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Ahern v. NYU Langone Medical Center

Supreme Court of New York, First Department

February 16, 2017

Michael Ahern, Plaintiff-Appellant,
v.
NYU Langone Medical Center, et al., Defendants-Respondents, New York University, Defendant.

          The DelliCarpini Law Firm, Garden City (Christopher J. DelliCarpini of counsel), for appellant.

          Maroney O'Connor LLP, New York (Ross T. Herman of counsel), for NYU Langone Medical Center and Hospital for Joint Diseases, respondents.

          Marshall Dennehey Warner Coleman & Goggin, Melville (Mark J. Agin of counsel), for Cardella Trucking Company, Inc., respondent.

          Mazzarelli, J.P., Saxe, Moskowitz, Kahn, Gesmer, JJ.

         Order, Supreme Court, New York County (Eileen A. Rakower, J.), entered December 14, 2015, which, to the extent appealed from as limited by the briefs, granted defendant Cardella Trucking Company, Inc.'s motion, and defendants NYU Langone Medical Center and Hospital for Joint Diseases' (together the NYU Hospital defendants) motion, for summary judgment dismissing plaintiff's Labor Law § 241(6) claim predicated upon an alleged violation of Industrial Code (12 NYCRR) § 23-1.28(b), and denied plaintiff's cross motion for partial summary judgment on the same claim, unanimously modified, on the law, to deny the NYU Hospital defendants' motion for summary judgment dismissing the Labor Law § 241(6) claim as against them, and otherwise affirmed, without costs.

         While working as a laborer on a construction site at defendant Hospital for Joint Diseases, plaintiff allegedly sustained injuries when the wheel of a mini-container rolled over his foot. Defendant Cardella had provided the mini-containers that the laborers used to remove debris from the work site. Plaintiff and the other laborers would move these mini-containers across the floor to a hoist that would lower them to the street level, where a Cardella employee would empty the contents into a Cardella truck, and then return the mini-container to the laborers. Cardella employees were not at the work site daily; they came to the work site only when the contractors called them to empty the containers.

         At his deposition, plaintiff testified that just before his alleged accident, he and another laborer were demolishing a cement wall in preparation for a renovation of the hospital's seventh floor. In the course of that work, plaintiff was trying to wheel a mini-container containing 500 to 800 pounds of construction debris to a hoist on the outside of the building so that workers could empty the contents. While pulling the mini-container, plaintiff noticed that it was moving only "intermittently, " and that it would "start and stop." When plaintiff eventually pulled hard on the container in an effort to move it, one of the wheels of the mini-container ran over his foot and came to rest there, injuring him. Within approximately 30 minutes of the alleged accident, plaintiff informed his foreman that the wheel on the mini-container had been "messed up."

         Plaintiff commenced this action asserting causes of action under, among other things, Labor Law § 241(6). The Labor Law claim was predicated on Industrial Code (12 NYCRR) § 23-1.28(b), pertaining to hand-propelled vehicles [1]. With respect to those claims, plaintiff alleged in the complaint that the mini-container that had rolled over his foot did not have "free-running" wheels as required by the Industrial Code.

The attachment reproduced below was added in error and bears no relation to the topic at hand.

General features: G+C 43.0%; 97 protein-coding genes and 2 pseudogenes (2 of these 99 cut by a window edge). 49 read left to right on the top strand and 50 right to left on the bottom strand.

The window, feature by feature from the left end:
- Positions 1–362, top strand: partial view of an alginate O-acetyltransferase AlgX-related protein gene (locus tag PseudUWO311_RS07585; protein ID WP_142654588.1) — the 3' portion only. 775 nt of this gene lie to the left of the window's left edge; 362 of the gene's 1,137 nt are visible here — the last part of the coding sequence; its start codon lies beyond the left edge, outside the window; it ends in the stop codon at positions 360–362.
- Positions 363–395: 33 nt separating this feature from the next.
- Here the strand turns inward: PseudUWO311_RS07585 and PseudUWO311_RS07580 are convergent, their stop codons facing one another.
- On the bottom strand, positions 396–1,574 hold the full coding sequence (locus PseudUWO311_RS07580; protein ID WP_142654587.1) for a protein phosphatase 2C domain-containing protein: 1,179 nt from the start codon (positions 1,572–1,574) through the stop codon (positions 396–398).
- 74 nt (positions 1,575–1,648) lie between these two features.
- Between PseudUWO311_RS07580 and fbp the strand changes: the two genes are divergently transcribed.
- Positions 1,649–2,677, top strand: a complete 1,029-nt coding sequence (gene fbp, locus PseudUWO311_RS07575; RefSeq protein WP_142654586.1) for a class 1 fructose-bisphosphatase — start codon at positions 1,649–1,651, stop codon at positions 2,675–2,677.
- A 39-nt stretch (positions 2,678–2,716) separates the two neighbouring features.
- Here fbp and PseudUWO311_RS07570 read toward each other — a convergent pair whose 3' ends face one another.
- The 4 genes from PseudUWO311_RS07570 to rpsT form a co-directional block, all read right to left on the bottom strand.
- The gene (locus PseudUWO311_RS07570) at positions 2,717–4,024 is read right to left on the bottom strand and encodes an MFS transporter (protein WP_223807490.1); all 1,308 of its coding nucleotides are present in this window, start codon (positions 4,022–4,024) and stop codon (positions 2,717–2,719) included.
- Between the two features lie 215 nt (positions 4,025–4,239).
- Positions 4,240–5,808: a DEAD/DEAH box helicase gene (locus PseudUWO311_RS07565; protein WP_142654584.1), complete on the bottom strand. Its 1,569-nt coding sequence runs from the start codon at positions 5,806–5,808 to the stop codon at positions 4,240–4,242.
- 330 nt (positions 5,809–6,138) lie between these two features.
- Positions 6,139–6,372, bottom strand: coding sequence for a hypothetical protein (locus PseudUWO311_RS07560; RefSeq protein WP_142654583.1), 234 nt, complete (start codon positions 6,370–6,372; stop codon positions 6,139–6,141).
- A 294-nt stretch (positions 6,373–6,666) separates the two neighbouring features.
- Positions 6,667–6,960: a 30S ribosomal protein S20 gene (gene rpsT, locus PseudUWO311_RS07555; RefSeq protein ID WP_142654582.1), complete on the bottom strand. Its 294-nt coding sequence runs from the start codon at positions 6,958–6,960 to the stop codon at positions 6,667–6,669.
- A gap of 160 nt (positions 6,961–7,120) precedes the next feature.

The motion court properly dismissed the complaint as against Cardella. Cardella established that it was not an agent of the owner under Labor Law § 241(6), since it did not have the authority to direct, supervise, or control the injury-producing work (see Lopez v Dagan, 98 A.D.3d 436, 437 [1st Dept 2012], lv denied 21 N.Y.3d 855');">21 N.Y.3d 855 [2013]). Rather, Cardella was merely the supplier of the allegedly defective mini-container, against whom liability under the Labor Law cannot be imposed (see Noah v 270 Lafayette Assoc., 233 A.D.2d 108, 109 [1st Dept 1996]).

         However, the Labor Law § 241(6) claim against the NYU Hospital defendants should have gone forward. Plaintiff testified that immediately before the alleged accident, he struggled to move the mini-container after the wheel apparently became stuck, and that as a result, he was injured when the mini-container rolled onto his foot when he forcefully pulled it in an attempt to move it. This uncontradicted testimony presents a question of fact on whether the wheels on the mini-container were "free-running" as required by 12 NYCRR 23-1.28(b) (see Freitas v New York City Tr. Auth., 249 A.D.2d 184, 185-186 [1st Dept 1998]), and the NYU Hospital defendants failed to carry their burden as the movant to show that the wheel on the mini-container was not defective (see Picchione v Sweet Constr. Corp., 60 A.D.3d 510, 512 [1st Dept 2009]). Likewise, the motion court properly denied plaintiff's cross motion for partial summary judgment on his § 241(6) claim.

         We have considered plaintiff's remaining contentions and find them unavailing.

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Notes:

[1] Plaintiff originally commenced this action against three NYU defendants: New York University, NYU Langone Medical Center, and Hospital for Joint Diseases. After NYU Langone Medical Center and the Hospital for Joint Diseases admitted that they owned the property on the date of plaintiff's alleged accident, the parties agreed by ...


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